As reported by the New York Times, the Mets owners reached a settlement with the trustee for victims of Bernie Madoff's Ponzi scheme on Monday, in a rather surprising development. Irving H. Picard initially sought $1 billion for the trustees, but the judge presiding over the case reduced that demand to $386 million. Judge Jed S. Rakoff ruled that Picard could only seek profits from the two years before Madoff's arrest, instead of the six years' worth of profits originally targeted.
If it wasn't already apparent, I'm not a lawyer. Nor am I any kind of legal expert, though I often enjoy portraying one over adult beverages with friends. But those with actual knowledge of such matters say—with much surprise— that Wilpon and Katz got off easy here.
“The terms seem too good to be true for Wilpon and Katz,” said Bradley D. Simon, a former federal prosecutor who now focuses on white-collar civil litigation for Simon & Partners. “I certainly consider this a capitulation by the trustee. It seems quite one-sided.”
Simon went on to speculate that Picard might have caved in because the judge was dubious of his ability to prove that the Mets owners knew what Madoff was up to and thus could have done something about it.
If you still haven't had your Monday afternoon nap, the actual settlement agreement is available online to read. I fell asleep midway through the first paragraph, so if you get further, I tip my cap to you. OK, that's not entirely true, I got all the way up to the part about "Mutual Releases," which explained the— zzzzzzz.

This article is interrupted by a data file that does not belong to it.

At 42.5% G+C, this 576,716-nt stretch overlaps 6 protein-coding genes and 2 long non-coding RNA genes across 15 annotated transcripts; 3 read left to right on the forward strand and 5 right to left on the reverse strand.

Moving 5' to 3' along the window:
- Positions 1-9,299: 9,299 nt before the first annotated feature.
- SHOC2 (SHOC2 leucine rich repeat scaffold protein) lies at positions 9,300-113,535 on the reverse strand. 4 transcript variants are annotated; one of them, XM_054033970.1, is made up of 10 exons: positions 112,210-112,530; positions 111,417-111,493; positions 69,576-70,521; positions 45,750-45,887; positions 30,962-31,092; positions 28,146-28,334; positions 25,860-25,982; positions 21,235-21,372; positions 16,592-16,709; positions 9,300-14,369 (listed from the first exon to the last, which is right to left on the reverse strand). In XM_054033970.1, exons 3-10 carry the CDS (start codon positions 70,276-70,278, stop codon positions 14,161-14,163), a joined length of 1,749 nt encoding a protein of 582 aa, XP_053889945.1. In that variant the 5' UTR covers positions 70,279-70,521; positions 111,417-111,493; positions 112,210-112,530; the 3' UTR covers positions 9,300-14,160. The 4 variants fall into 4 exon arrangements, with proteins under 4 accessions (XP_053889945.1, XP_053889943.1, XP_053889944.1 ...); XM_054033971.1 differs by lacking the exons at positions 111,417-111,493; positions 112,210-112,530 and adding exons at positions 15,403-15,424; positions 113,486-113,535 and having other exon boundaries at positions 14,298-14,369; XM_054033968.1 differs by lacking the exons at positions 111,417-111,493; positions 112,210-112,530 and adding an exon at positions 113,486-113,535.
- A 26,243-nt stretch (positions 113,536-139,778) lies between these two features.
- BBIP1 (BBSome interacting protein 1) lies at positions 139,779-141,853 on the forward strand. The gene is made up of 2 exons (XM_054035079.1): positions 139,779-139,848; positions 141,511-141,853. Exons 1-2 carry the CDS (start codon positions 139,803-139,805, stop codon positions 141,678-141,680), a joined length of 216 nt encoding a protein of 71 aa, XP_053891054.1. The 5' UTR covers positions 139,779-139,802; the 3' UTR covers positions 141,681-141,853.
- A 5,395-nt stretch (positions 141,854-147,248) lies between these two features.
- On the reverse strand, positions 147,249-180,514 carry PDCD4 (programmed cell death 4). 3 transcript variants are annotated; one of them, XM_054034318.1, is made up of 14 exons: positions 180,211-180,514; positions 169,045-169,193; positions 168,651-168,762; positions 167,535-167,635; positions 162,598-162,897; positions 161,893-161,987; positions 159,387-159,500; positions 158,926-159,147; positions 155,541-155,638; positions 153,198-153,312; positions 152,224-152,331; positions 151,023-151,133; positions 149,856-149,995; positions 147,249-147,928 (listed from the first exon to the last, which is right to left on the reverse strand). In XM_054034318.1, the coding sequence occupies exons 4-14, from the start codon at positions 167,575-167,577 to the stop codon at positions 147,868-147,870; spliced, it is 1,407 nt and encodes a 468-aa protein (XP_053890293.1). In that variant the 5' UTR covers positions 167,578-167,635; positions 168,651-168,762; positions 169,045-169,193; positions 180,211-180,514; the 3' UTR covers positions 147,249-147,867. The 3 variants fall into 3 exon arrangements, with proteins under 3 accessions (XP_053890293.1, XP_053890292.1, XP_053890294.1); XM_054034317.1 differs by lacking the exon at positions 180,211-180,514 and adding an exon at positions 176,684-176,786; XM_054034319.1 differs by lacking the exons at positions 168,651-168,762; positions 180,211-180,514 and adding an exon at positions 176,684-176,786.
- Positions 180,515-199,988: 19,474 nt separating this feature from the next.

But let's get out of the courtroom. What does this mean for the Mets from a baseball standpoint? Glad you asked (seriously).
Does this mean that the Mets once again have the ability to offer $36 million contracts to the likes of Oliver Perez? Well, probably not. Ownership avoided the back-breaking, bankrupting total of $386 million, but Wilpon and Katz still have to pay out $162 million (though it could end up being less than that, as ESPN New York's Adam Rubin explains).
In addition, the Mets also have to pay back a $40 million loan to Bank of America and $25 million back to MLB for an emergency loan issued to pay the team's bills.
OK, those aren't really baseball matters. Sorry about that. But it's either this or talking about Mike Pelfrey giving up eight runs in 2 2/3 innings on Sunday.
Like the new article format? Send us feedback!